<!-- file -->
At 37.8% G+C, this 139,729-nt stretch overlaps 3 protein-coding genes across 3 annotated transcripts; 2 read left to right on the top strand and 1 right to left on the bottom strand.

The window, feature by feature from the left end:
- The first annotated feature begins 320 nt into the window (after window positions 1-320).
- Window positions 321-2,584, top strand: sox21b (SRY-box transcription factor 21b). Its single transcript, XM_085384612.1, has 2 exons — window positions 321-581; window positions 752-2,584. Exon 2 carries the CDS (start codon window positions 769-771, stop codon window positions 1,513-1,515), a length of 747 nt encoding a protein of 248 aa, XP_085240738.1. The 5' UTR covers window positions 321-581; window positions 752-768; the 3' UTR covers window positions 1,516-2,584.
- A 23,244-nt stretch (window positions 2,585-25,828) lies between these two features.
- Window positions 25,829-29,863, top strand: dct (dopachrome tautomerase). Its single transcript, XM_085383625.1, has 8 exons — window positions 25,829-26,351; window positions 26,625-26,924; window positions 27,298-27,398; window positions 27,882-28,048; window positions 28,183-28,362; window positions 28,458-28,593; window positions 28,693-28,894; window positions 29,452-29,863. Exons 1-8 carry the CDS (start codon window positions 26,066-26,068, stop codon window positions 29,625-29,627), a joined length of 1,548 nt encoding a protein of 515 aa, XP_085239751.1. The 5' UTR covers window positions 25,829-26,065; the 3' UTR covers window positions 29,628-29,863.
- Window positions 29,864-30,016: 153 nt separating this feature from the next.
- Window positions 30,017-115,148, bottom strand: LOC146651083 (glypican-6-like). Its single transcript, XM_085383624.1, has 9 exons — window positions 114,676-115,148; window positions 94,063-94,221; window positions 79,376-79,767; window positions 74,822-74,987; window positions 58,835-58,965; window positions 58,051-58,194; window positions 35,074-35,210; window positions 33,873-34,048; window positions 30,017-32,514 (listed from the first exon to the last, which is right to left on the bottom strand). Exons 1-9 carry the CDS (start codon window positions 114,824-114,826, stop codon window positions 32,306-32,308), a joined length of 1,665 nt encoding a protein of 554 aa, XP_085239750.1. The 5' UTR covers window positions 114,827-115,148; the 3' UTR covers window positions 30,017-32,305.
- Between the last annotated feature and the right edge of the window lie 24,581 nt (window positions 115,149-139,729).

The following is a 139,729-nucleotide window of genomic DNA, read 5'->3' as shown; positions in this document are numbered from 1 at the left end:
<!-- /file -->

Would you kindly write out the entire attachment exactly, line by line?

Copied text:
At 37.8% G+C, this 139,729-nt stretch overlaps 3 protein-coding genes across 3 annotated transcripts; 2 read left to right on the top strand and 1 right to left on the bottom strand.

The window, feature by feature from the left end:
- The first annotated feature begins 320 nt into the window (after window positions 1-320).
- Window positions 321-2,584, top strand: sox21b (SRY-box transcription factor 21b). Its single transcript, XM_085384612.1, has 2 exons — window positions 321-581; window positions 752-2,584. Exon 2 carries the CDS (start codon window positions 769-771, stop codon window positions 1,513-1,515), a length of 747 nt encoding a protein of 248 aa, XP_085240738.1. The 5' UTR covers window positions 321-581; window positions 752-768; the 3' UTR covers window positions 1,516-2,584.
- A 23,244-nt stretch (window positions 2,585-25,828) lies between these two features.
- Window positions 25,829-29,863, top strand: dct (dopachrome tautomerase). Its single transcript, XM_085383625.1, has 8 exons — window positions 25,829-26,351; window positions 26,625-26,924; window positions 27,298-27,398; window positions 27,882-28,048; window positions 28,183-28,362; window positions 28,458-28,593; window positions 28,693-28,894; window positions 29,452-29,863. Exons 1-8 carry the CDS (start codon window positions 26,066-26,068, stop codon window positions 29,625-29,627), a joined length of 1,548 nt encoding a protein of 515 aa, XP_085239751.1. The 5' UTR covers window positions 25,829-26,065; the 3' UTR covers window positions 29,628-29,863.
- Window positions 29,864-30,016: 153 nt separating this feature from the next.
- Window positions 30,017-115,148, bottom strand: LOC146651083 (glypican-6-like). Its single transcript, XM_085383624.1, has 9 exons — window positions 114,676-115,148; window positions 94,063-94,221; window positions 79,376-79,767; window positions 74,822-74,987; window positions 58,835-58,965; window positions 58,051-58,194; window positions 35,074-35,210; window positions 33,873-34,048; window positions 30,017-32,514 (listed from the first exon to the last, which is right to left on the bottom strand). Exons 1-9 carry the CDS (start codon window positions 114,824-114,826, stop codon window positions 32,306-32,308), a joined length of 1,665 nt encoding a protein of 554 aa, XP_085239750.1. The 5' UTR covers window positions 114,827-115,148; the 3' UTR covers window positions 30,017-32,305.
- Between the last annotated feature and the right edge of the window lie 24,581 nt (window positions 115,149-139,729).

The following is a 139,729-nucleotide window of genomic DNA, read 5'->3' as shown; positions in this document are numbered from 1 at the left end: